Says Department of Homeland Security Undersecretary Caryn Wagner:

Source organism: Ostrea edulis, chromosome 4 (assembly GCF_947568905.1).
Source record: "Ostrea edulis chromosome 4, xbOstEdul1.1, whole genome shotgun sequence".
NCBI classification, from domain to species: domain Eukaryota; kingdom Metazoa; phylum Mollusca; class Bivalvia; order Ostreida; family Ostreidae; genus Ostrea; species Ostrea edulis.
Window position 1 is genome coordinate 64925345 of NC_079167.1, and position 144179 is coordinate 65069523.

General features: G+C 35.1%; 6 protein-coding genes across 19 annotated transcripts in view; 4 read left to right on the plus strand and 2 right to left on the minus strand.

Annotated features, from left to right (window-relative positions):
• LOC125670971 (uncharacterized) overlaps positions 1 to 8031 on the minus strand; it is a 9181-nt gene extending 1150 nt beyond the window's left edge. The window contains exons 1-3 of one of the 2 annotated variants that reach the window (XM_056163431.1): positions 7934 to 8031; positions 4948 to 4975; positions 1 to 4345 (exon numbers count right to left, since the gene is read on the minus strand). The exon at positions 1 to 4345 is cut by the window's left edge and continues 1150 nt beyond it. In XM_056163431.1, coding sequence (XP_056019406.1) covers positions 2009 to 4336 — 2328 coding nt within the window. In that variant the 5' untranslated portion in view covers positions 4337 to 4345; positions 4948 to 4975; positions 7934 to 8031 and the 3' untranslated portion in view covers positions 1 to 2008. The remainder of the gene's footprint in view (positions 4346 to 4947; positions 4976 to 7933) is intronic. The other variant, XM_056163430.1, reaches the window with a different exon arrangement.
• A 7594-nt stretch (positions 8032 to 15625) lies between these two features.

Wagner said the department is establishing guidelines on gleaning information from sites such as Twitter and Facebook for law enforcement purposes. Wagner says those protocols are being developed under strict laws meant to prevent spying on U.S. citizens and protect privacy, including rules dictating the length of time the information can be stored and differences between domestic and international surveillance.Wagner said the Homeland Security department, established after the 9/11 attacks, is not actively monitoring any social networks. But when the department receives information about a potential threat, contractors are then asked to look for certain references within "open source" information, which is available to anyone on the Internet.The challenge, she said, is to develop guidelines for collecting and analyzing information so that it provides law enforcement officials with meaningful intelligence."I can post anything on Facebook, is that valid? If 20 people are tweeting the same thing, then maybe that is valid," she said. "There are just a lot of questions that we are sort of struggling with because it's a newly emerging (issue)."